Puget Systems Genesis II Quiet Workstation Reviewby Dustin Sklavos on May 22, 2013 12:01 AM EST
Application and Futuremark Performance
As the mobile benchmarking suite has been updated recently, the desktop suite is going right along with it. Thus there may not be quite as many comparison points between the Puget Systems Genesis II Quiet as we'd like, but enough to at least get a feel for how the system performs.
This is the second dual-CPU workstation we've tested; the Lenovo ThinkStation D30 is the first, and features two faster Xeons owing to their higher 150W TDPs.
In terms of pure graphics performance, the GeForce GTX 670 is miles ahead of the anemic stripped down GF100 powering the Quadro 5000 in the Lenovo D30, but remember that this is a consumer card competing with a series of workstation cards. PCMark continues to be limited principally by storage performance and clock speed.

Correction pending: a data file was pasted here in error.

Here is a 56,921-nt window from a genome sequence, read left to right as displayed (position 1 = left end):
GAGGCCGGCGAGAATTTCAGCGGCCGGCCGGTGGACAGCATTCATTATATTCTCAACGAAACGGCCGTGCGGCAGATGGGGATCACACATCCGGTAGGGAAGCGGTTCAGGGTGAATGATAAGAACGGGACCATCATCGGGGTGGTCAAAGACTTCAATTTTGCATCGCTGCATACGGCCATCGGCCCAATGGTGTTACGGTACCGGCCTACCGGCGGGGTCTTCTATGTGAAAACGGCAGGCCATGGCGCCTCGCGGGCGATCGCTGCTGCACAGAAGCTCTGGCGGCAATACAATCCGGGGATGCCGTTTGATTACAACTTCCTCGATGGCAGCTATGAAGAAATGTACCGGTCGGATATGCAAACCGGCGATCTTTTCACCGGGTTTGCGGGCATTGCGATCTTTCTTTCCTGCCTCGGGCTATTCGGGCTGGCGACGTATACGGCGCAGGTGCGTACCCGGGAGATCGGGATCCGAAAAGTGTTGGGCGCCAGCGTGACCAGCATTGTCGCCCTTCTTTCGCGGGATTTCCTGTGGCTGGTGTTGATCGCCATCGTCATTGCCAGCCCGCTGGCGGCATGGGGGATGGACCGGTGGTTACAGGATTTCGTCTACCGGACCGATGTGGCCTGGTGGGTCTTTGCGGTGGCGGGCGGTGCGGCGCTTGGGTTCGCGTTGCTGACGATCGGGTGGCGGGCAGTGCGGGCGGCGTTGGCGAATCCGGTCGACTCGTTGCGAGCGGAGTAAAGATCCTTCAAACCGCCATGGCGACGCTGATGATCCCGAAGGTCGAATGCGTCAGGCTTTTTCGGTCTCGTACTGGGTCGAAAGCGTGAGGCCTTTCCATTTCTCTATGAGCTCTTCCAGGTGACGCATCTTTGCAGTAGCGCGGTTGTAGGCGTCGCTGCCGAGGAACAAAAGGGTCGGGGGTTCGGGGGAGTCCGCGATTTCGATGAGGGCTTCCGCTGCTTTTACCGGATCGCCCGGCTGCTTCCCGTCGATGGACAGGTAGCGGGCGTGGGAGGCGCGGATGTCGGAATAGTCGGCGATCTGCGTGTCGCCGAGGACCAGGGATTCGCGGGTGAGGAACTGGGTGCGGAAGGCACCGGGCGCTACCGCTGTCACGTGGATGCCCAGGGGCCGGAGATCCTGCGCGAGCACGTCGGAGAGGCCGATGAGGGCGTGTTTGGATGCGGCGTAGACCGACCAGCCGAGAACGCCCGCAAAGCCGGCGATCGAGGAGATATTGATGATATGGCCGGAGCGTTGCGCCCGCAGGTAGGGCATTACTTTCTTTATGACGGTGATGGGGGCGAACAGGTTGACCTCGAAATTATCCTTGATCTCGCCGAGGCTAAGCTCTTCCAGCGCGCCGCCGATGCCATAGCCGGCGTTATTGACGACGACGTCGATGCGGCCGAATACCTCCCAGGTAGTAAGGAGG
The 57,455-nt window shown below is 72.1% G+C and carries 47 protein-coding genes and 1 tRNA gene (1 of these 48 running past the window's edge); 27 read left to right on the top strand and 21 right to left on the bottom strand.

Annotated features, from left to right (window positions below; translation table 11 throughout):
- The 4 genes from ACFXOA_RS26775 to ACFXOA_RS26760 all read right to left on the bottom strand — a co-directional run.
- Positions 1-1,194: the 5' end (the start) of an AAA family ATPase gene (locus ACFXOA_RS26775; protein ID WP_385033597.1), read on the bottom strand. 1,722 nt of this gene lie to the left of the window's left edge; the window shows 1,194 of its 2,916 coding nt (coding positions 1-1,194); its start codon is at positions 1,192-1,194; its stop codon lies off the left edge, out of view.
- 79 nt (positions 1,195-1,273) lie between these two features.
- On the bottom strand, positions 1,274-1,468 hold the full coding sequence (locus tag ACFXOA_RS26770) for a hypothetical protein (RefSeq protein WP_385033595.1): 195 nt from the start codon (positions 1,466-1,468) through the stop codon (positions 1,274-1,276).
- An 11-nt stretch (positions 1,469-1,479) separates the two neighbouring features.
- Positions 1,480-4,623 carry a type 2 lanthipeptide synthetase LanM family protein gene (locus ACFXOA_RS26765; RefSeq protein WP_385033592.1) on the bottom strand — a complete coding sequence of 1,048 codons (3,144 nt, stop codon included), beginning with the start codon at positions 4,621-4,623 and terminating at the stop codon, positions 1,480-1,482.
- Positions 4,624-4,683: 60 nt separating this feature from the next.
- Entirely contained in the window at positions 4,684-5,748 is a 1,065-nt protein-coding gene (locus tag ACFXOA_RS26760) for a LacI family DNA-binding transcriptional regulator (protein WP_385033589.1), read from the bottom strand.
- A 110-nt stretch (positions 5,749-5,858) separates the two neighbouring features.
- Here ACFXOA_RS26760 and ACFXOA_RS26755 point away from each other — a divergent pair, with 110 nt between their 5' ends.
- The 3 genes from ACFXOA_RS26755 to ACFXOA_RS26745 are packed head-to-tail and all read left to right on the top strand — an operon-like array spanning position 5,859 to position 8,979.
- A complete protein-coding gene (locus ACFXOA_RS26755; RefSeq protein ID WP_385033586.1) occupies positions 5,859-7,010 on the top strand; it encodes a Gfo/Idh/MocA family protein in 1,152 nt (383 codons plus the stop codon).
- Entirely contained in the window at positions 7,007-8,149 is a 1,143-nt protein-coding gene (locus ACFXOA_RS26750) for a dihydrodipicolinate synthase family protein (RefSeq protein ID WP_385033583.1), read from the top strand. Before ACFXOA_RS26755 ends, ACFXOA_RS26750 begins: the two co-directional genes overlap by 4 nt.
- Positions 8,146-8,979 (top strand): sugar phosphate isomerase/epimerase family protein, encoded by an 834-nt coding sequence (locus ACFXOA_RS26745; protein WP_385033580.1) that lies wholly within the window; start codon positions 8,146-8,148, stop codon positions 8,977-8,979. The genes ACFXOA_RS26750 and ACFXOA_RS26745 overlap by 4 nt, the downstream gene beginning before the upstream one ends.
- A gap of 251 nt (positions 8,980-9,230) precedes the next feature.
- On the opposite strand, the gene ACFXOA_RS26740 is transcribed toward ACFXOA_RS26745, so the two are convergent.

In multi-threaded testing, everything lines up as it ought to. The two octalcore Xeons in the Genesis II are incredibly fast, but the D30's are faster.
Our original x264 encoding test demonstrates about what we'd expect. The initial pass is not as heavily threaded as the second, and benefits more from high clock speeds than copious core counts. When we can leverage the additional throughput in the second pass, the Genesis II surges forward.
This is as good a time as any to point out why $4,000 of eight core Xeons are for very specific tasks, and why we haven't seen (and may not see for some time) an enthusiast-class octalcore i7. More cores mean more heat, which means reduced clocks. Six cores (twelve threads) have been, in my experience, about the limit for what a consumer or even prosumer can really take advantage of, and quad cores really are excellent for almost everyone in that class. This isn't one of those "better to have it and not need it than need it and not have it" situations, either; as the test results for x264 and PCMark 7 demonstrate, if your workload can't take advantage of the extra cores you've effectively left performance on the table by going for more cores instead of fewer, faster ones. That's why you're seeing dual-CPU workstations but virtually no dual-CPU enthusiast machines.